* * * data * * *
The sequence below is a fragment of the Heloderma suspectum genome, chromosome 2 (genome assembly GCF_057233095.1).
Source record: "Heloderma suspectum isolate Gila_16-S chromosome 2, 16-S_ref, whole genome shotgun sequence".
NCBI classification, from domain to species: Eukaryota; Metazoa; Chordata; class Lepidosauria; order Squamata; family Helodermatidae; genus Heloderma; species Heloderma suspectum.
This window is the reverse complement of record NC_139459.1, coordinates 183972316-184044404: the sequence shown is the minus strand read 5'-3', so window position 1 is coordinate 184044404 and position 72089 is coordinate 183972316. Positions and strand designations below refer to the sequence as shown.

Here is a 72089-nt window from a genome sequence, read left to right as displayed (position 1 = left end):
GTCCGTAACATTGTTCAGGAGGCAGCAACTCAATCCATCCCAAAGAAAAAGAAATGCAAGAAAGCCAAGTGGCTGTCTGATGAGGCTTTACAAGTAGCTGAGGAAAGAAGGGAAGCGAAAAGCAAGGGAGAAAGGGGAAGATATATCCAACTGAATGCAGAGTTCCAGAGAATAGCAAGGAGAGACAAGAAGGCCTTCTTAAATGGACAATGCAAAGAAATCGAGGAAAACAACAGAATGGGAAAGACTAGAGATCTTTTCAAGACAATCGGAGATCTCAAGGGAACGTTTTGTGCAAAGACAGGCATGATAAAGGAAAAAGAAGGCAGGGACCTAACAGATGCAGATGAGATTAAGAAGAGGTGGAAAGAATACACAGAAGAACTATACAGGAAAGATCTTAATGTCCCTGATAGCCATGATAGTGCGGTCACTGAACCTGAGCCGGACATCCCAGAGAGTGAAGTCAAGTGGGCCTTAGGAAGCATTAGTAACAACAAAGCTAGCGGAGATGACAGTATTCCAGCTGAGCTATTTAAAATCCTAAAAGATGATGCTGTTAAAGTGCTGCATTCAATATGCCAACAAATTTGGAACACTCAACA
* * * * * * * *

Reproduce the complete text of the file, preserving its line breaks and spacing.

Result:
The sequence below is a fragment of the Heloderma suspectum genome, chromosome 2 (genome assembly GCF_057233095.1).
Source record: "Heloderma suspectum isolate Gila_16-S chromosome 2, 16-S_ref, whole genome shotgun sequence".
NCBI classification, from domain to species: Eukaryota; Metazoa; Chordata; class Lepidosauria; order Squamata; family Helodermatidae; genus Heloderma; species Heloderma suspectum.
This window is the reverse complement of record NC_139459.1, coordinates 183972316-184044404: the sequence shown is the minus strand read 5'-3', so window position 1 is coordinate 184044404 and position 72089 is coordinate 183972316. Positions and strand designations below refer to the sequence as shown.

Here is a 72089-nt window from a genome sequence, read left to right as displayed (position 1 = left end):
GTCCGTAACATTGTTCAGGAGGCAGCAACTCAATCCATCCCAAAGAAAAAGAAATGCAAGAAAGCCAAGTGGCTGTCTGATGAGGCTTTACAAGTAGCTGAGGAAAGAAGGGAAGCGAAAAGCAAGGGAGAAAGGGGAAGATATATCCAACTGAATGCAGAGTTCCAGAGAATAGCAAGGAGAGACAAGAAGGCCTTCTTAAATGGACAATGCAAAGAAATCGAGGAAAACAACAGAATGGGAAAGACTAGAGATCTTTTCAAGACAATCGGAGATCTCAAGGGAACGTTTTGTGCAAAGACAGGCATGATAAAGGAAAAAGAAGGCAGGGACCTAACAGATGCAGATGAGATTAAGAAGAGGTGGAAAGAATACACAGAAGAACTATACAGGAAAGATCTTAATGTCCCTGATAGCCATGATAGTGCGGTCACTGAACCTGAGCCGGACATCCCAGAGAGTGAAGTCAAGTGGGCCTTAGGAAGCATTAGTAACAACAAAGCTAGCGGAGATGACAGTATTCCAGCTGAGCTATTTAAAATCCTAAAAGATGATGCTGTTAAAGTGCTGCATTCAATATGCCAACAAATTTGGAACACTCAACA